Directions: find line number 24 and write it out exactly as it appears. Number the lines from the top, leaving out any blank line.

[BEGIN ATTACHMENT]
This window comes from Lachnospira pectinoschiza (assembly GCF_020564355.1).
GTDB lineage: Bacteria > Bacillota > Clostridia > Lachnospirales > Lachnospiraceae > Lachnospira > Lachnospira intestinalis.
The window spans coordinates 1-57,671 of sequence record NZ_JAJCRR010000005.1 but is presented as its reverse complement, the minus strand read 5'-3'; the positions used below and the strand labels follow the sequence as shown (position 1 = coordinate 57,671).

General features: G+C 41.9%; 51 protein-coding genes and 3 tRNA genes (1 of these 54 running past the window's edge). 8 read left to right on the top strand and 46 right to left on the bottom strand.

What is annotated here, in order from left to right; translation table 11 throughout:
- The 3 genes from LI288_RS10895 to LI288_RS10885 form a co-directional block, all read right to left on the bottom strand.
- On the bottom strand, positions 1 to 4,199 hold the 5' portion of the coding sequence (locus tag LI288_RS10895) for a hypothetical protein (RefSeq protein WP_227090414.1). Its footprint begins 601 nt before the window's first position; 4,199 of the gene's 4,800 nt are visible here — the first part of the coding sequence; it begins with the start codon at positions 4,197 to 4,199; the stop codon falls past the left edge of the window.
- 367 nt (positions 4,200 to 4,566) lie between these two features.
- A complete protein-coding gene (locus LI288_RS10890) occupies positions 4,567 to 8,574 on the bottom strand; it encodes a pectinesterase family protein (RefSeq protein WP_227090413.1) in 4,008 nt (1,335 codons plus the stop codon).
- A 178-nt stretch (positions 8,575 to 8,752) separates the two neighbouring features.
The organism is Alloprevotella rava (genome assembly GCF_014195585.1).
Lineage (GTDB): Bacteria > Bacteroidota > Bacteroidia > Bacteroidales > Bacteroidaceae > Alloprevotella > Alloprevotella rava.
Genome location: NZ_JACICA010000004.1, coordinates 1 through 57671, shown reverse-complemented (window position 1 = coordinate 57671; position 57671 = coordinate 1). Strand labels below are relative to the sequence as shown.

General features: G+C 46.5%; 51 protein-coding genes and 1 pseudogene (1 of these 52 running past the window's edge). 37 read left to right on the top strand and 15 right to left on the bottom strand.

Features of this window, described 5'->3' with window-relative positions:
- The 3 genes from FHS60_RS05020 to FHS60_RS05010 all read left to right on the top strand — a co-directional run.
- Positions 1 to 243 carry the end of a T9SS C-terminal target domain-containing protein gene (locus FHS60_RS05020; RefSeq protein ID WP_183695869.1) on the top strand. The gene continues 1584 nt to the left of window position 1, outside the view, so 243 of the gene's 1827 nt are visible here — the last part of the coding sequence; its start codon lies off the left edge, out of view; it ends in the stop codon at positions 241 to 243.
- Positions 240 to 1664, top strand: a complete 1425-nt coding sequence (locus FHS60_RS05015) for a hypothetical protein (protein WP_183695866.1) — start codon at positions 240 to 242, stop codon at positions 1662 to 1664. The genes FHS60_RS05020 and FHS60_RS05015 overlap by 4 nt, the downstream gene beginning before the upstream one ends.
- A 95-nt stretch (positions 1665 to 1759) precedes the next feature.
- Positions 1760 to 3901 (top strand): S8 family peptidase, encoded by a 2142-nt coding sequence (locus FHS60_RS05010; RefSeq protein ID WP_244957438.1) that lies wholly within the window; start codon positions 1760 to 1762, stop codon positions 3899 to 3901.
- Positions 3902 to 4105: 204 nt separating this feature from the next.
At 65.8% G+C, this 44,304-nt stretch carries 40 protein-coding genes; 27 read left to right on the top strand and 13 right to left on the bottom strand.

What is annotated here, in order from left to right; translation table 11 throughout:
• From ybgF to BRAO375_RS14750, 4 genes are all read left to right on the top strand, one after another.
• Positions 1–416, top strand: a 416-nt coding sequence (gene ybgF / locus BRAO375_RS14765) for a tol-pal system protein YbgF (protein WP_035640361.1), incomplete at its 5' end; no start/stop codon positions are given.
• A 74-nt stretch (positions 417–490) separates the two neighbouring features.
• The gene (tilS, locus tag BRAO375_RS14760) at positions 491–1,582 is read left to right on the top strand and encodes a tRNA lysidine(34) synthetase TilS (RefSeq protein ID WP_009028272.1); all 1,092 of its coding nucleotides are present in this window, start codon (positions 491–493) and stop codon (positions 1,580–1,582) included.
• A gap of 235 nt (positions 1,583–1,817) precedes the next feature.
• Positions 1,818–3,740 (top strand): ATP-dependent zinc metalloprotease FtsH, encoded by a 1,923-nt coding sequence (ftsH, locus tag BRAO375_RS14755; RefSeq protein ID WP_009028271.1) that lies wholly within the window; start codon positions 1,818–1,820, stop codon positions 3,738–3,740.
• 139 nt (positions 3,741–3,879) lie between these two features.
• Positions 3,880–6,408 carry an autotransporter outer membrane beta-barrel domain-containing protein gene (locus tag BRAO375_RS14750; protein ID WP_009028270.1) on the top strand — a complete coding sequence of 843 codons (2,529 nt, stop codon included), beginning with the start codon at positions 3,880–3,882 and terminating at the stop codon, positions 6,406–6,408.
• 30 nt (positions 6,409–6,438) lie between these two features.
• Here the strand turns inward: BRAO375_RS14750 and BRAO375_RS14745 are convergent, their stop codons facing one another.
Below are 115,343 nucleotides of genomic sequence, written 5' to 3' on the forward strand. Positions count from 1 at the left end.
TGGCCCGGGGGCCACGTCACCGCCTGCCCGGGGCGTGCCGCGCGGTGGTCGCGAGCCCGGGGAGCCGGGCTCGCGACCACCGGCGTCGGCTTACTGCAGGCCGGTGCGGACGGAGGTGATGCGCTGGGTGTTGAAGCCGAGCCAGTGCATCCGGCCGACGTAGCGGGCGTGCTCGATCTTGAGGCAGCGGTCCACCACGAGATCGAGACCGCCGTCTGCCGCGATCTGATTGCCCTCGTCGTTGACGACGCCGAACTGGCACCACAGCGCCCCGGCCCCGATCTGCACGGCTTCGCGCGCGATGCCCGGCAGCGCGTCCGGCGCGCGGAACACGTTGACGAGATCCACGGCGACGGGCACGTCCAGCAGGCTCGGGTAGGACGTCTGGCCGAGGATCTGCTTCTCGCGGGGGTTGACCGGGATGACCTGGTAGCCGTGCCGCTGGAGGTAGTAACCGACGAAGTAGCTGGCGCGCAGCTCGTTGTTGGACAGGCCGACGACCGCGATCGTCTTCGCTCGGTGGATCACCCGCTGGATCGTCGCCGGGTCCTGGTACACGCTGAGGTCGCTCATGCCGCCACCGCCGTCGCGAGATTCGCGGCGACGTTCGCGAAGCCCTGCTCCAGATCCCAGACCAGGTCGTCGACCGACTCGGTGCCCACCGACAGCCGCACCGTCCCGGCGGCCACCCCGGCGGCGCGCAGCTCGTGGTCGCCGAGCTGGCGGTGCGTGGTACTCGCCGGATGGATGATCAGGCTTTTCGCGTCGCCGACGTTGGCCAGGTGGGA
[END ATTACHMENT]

• From ybgF to BRAO375_RS14750, 4 genes are all read left to right on the top strand, one after another.